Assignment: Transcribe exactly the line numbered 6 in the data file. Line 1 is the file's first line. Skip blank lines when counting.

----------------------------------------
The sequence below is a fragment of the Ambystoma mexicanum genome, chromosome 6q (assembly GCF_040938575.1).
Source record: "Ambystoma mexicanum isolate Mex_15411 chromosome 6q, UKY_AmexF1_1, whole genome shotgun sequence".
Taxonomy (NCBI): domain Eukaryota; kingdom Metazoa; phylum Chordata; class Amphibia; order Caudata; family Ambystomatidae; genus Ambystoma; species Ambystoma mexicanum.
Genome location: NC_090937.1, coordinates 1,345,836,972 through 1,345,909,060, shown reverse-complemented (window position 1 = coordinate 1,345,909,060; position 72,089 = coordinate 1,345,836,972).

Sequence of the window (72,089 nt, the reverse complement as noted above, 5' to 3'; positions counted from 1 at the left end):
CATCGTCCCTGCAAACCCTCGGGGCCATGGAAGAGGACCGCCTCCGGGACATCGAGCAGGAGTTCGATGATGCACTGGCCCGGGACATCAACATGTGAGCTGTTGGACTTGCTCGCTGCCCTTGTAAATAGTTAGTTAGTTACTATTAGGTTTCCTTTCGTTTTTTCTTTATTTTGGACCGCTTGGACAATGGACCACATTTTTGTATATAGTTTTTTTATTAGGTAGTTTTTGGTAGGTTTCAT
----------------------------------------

CATCGTCCCTGCAAACCCTCGGGGCCATGGAAGAGGACCGCCTCCGGGACATCGAGCAGGAGTTCGATGATGCACTGGCCCGGGACATCAACATGTGAGCTGTTGGACTTGCTCGCTGCCCTTGTAAATAGTTAGTTAGTTACTATTAGGTTTCCTTTCGTTTTTTCTTTATTTTGGACCGCTTGGACAATGGACCACATTTTTGTATATAGTTTTTTTATTAGGTAGTTTTTGGTAGGTTTCAT